Monarchs Of The Renaissance: The Lives and Reigns of 42 European Kings and Queens, by Philip J. Potter
Some time ago, I reviewed my first book for De Re Militari, the Medieval Military History society. The book was great, giving a scholarly history of the Muslim side of the Crusades in a readily accessible format for English-speaking students of history. Unfortunately, the chaos of moving to Thailand kept me from keeping in touch and getting more awesome books about the Middle Ages to review for some time, and when I sent a message it took a lot of time for the publishing editor to reply to my e-mail. However, when he did, he did say that the book I had requested, about the monarchs of the Renaissance, was able to review. Specifically, as might be expected, I was invited to look for the military aspects of royal Renaissance history. Given the amount of conflict in Europe at this time, this should not be a difficult task.
Looking briefly at the book, since I have not yet begun to read it, it would be good to at least comment briefly about its organization and contents. The book defines the Renaissance as the period lasting from 1400 to 1600, and it looks at the monarchs of England, Scotland, France, Spain, and the Holy Roman Empire during those times, ending up with 42 monarchs. Each of these five realms has its own part, which begins with a chronological listing of the monarchs as well as a genealogical chart (which is a nice touch, since monarchs are generally obsessed about the finer points of their geneaology). From what I have seen in flipping through the book, each of the 42 monarchs gets a biographical essay devoted to their reigns, with major sources included as well.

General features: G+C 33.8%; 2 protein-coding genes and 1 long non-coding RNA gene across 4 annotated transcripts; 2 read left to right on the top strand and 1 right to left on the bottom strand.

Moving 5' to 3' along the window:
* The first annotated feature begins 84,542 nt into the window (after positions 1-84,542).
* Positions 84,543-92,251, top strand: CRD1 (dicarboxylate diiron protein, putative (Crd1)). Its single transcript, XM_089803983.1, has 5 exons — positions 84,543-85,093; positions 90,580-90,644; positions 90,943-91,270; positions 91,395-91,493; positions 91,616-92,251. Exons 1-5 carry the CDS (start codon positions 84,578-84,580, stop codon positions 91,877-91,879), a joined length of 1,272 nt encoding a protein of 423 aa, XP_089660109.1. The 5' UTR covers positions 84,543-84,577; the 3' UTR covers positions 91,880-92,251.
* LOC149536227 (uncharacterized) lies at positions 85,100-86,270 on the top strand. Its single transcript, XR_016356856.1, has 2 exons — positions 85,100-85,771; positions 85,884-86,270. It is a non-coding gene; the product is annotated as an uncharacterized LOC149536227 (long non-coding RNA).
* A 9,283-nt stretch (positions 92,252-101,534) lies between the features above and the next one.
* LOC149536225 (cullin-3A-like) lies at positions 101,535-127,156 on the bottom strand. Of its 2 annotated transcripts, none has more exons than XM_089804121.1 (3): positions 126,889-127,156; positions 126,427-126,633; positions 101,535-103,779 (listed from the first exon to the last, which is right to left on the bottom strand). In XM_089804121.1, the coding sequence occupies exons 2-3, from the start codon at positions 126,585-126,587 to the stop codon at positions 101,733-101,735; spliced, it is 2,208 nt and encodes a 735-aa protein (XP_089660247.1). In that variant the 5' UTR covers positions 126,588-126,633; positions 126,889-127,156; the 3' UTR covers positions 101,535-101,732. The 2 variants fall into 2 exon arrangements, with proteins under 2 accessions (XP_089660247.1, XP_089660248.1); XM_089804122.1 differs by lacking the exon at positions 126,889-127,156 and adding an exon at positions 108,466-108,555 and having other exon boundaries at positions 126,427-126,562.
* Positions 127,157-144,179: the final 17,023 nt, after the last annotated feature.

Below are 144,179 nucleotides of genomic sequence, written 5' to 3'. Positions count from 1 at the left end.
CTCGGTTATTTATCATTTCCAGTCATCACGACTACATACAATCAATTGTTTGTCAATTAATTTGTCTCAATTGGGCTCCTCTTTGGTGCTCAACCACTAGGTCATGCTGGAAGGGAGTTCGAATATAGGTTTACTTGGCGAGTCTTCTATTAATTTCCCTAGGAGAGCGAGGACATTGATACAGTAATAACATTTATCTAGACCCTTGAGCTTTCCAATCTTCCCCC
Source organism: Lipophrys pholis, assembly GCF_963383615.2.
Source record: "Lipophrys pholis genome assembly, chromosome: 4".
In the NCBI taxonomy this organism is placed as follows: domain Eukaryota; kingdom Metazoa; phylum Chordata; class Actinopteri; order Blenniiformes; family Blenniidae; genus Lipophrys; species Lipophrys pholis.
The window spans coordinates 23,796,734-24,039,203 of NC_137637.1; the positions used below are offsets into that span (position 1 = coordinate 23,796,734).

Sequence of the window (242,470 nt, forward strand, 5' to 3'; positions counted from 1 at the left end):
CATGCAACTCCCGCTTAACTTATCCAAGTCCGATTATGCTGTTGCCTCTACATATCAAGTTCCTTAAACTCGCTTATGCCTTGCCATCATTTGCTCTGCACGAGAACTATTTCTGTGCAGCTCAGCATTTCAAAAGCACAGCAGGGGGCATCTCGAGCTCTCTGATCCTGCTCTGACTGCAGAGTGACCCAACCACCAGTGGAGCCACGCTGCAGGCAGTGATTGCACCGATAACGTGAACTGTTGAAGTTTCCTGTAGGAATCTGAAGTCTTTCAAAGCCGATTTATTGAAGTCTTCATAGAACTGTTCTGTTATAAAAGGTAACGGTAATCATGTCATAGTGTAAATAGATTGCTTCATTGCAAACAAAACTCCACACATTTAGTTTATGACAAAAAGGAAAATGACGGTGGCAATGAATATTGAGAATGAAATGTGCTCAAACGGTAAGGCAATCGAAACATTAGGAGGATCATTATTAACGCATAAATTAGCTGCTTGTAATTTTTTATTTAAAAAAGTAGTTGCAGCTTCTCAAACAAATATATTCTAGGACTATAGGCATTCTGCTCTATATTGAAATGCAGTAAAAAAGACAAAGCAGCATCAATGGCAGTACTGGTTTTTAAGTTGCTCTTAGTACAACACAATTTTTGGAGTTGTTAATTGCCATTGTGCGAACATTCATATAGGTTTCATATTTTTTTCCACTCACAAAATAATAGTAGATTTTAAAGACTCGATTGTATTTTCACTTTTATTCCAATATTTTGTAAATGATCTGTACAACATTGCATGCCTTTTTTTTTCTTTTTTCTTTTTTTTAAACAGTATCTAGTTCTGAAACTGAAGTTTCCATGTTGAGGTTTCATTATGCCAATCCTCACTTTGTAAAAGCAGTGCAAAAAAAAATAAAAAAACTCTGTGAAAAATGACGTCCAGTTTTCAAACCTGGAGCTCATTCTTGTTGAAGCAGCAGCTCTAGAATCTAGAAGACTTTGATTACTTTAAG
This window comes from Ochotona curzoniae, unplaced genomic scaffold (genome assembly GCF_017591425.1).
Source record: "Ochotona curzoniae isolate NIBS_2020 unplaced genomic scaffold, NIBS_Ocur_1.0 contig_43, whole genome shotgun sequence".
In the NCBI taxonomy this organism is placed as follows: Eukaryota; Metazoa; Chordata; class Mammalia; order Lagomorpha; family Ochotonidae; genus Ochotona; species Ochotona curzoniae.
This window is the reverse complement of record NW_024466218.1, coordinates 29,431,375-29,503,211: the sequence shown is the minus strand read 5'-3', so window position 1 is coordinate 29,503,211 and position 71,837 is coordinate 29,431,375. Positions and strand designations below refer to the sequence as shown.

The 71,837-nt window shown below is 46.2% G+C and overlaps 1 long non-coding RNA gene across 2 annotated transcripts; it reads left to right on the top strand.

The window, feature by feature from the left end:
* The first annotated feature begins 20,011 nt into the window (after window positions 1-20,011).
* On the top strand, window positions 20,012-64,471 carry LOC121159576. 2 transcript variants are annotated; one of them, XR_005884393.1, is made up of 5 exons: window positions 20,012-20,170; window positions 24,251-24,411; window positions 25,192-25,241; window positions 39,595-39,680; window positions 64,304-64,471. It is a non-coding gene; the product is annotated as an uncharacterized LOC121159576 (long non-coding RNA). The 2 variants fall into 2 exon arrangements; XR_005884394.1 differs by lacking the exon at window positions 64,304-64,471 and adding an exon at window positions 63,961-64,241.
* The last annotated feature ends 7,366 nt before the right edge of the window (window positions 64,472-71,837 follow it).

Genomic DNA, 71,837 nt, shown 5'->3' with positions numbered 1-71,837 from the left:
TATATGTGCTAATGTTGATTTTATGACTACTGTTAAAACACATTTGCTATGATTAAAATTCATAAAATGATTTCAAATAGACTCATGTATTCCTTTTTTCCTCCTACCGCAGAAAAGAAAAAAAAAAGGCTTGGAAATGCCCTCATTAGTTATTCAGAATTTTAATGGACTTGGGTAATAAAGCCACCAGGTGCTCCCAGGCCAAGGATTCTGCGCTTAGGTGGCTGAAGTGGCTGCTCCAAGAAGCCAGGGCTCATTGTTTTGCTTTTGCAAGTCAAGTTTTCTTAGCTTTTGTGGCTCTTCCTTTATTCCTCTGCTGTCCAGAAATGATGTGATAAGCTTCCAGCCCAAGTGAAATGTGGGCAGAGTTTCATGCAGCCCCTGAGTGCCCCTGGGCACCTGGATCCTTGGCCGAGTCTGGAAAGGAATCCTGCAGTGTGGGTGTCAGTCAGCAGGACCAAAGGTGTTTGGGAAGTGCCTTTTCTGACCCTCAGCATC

As a fond student of both political and military history, this looks like an excellent work. Given the scope of time and the desire to present a reasonably thorough account of the reigns of various monarchs, it would appear as if the selection of realms and monarchs was done in such a way as to provide a coherent scope. This will be the subject of some controversy. There were plenty of other realms (like Portugal, the Ottoman Empire, the Papal States, Burgundy, Poland-Lithuania, Sweden or Russia, among other kingdoms) whose rulers would have provided an interesting picture of the Renaissance to add.
The fact that no Italian rulers are included in a work of Renaissance history is due to the weakness and divided nature of that area, despite the fact that the Renaissance would not really have a great deal of meaning without the initial impetus being provided by insecure Italians seeking to promote their own superiority to previous generations. This same insecurity, of course, can be found among the rulers of all European realms during this time of conflict, which involved struggles over domination, the early ages of European imperialism, coups and civil wars, and religious conflicts. However, despite the fact that this book is clearly selective in its accounts of rulers, and seeks to present history through the guise of biographical sketches rather than in a strictly chronological or topical fashion, it appears to be a promising book, and I’m sure I will greatly enjoy it.